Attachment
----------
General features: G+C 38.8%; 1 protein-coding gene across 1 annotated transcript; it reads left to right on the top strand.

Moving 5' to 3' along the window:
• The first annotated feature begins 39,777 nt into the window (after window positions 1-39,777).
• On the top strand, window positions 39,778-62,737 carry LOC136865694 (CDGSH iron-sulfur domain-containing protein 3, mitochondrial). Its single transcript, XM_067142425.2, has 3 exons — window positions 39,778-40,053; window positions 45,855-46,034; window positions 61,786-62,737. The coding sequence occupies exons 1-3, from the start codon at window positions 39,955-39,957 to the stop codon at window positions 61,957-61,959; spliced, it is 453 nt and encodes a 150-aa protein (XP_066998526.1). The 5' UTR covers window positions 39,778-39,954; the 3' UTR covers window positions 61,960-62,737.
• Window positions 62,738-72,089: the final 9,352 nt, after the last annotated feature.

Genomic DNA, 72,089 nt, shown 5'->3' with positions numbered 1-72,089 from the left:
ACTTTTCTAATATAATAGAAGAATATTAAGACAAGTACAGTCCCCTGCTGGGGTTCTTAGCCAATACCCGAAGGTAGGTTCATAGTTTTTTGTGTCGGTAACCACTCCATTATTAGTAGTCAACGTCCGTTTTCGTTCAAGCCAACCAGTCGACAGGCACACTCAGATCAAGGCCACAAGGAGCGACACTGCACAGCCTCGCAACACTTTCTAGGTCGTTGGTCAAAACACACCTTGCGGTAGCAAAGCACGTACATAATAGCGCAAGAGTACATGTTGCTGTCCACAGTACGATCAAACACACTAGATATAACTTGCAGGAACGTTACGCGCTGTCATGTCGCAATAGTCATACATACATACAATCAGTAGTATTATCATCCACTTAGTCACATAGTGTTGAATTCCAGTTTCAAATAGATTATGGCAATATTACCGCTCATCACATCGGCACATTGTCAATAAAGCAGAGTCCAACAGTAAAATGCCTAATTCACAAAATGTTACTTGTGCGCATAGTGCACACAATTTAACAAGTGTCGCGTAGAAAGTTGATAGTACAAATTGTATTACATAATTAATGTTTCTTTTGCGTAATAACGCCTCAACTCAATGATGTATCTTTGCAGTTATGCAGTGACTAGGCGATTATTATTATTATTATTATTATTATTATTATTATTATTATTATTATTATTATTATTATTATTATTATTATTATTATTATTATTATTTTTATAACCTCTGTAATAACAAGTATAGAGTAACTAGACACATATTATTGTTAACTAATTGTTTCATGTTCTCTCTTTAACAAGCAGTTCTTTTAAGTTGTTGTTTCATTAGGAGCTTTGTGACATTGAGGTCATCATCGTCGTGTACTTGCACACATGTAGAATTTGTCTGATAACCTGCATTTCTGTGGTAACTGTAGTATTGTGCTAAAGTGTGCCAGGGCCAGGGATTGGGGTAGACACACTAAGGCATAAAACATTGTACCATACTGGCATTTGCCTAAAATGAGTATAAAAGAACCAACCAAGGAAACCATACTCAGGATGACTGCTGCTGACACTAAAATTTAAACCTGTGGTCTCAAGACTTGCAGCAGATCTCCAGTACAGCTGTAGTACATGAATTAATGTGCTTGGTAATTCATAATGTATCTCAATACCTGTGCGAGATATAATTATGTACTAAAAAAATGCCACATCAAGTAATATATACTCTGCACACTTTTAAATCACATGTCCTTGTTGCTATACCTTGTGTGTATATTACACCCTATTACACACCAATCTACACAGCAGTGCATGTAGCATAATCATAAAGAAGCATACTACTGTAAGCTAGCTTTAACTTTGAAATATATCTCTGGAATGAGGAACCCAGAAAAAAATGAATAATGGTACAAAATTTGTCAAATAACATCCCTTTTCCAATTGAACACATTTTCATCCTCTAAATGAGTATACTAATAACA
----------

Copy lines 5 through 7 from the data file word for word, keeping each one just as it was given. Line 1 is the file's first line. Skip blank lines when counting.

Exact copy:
• Window positions 62,738-72,089: the final 9,352 nt, after the last annotated feature.

Genomic DNA, 72,089 nt, shown 5'->3' with positions numbered 1-72,089 from the left:
ACTTTTCTAATATAATAGAAGAATATTAAGACAAGTACAGTCCCCTGCTGGGGTTCTTAGCCAATACCCGAAGGTAGGTTCATAGTTTTTTGTGTCGGTAACCACTCCATTATTAGTAGTCAACGTCCGTTTTCGTTCAAGCCAACCAGTCGACAGGCACACTCAGATCAAGGCCACAAGGAGCGACACTGCACAGCCTCGCAACACTTTCTAGGTCGTTGGTCAAAACACACCTTGCGGTAGCAAAGCACGTACATAATAGCGCAAGAGTACATGTTGCTGTCCACAGTACGATCAAACACACTAGATATAACTTGCAGGAACGTTACGCGCTGTCATGTCGCAATAGTCATACATACATACAATCAGTAGTATTATCATCCACTTAGTCACATAGTGTTGAATTCCAGTTTCAAATAGATTATGGCAATATTACCGCTCATCACATCGGCACATTGTCAATAAAGCAGAGTCCAACAGTAAAATGCCTAATTCACAAAATGTTACTTGTGCGCATAGTGCACACAATTTAACAAGTGTCGCGTAGAAAGTTGATAGTACAAATTGTATTACATAATTAATGTTTCTTTTGCGTAATAACGCCTCAACTCAATGATGTATCTTTGCAGTTATGCAGTGACTAGGCGATTATTATTATTATTATTATTATTATTATTATTATTATTATTATTATTATTATTATTATTATTATTATTATTATTATTATTATTATTTTTATAACCTCTGTAATAACAAGTATAGAGTAACTAGACACATATTATTGTTAACTAATTGTTTCATGTTCTCTCTTTAACAAGCAGTTCTTTTAAGTTGTTGTTTCATTAGGAGCTTTGTGACATTGAGGTCATCATCGTCGTGTACTTGCACACATGTAGAATTTGTCTGATAACCTGCATTTCTGTGGTAACTGTAGTATTGTGCTAAAGTGTGCCAGGGCCAGGGATTGGGGTAGACACACTAAGGCATAAAACATTGTACCATACTGGCATTTGCCTAAAATGAGTATAAAAGAACCAACCAAGGAAACCATACTCAGGATGACTGCTGCTGACACTAAAATTTAAACCTGTGGTCTCAAGACTTGCAGCAGATCTCCAGTACAGCTGTAGTACATGAATTAATGTGCTTGGTAATTCATAATGTATCTCAATACCTGTGCGAGATATAATTATGTACTAAAAAAATGCCACATCAAGTAATATATACTCTGCACACTTTTAAATCACATGTCCTTGTTGCTATACCTTGTGTGTATATTACACCCTATTACACACCAATCTACACAGCAGTGCATGTAGCATAATCATAAAGAAGCATACTACTGTAAGCTAGCTTTAACTTTGAAATATATCTCTGGAATGAGGAACCCAGAAAAAAATGAATAATGGTACAAAATTTGTCAAATAACATCCCTTTTCCAATTGAACACATTTTCATCCTCTAAATGAGTATACTAATAACA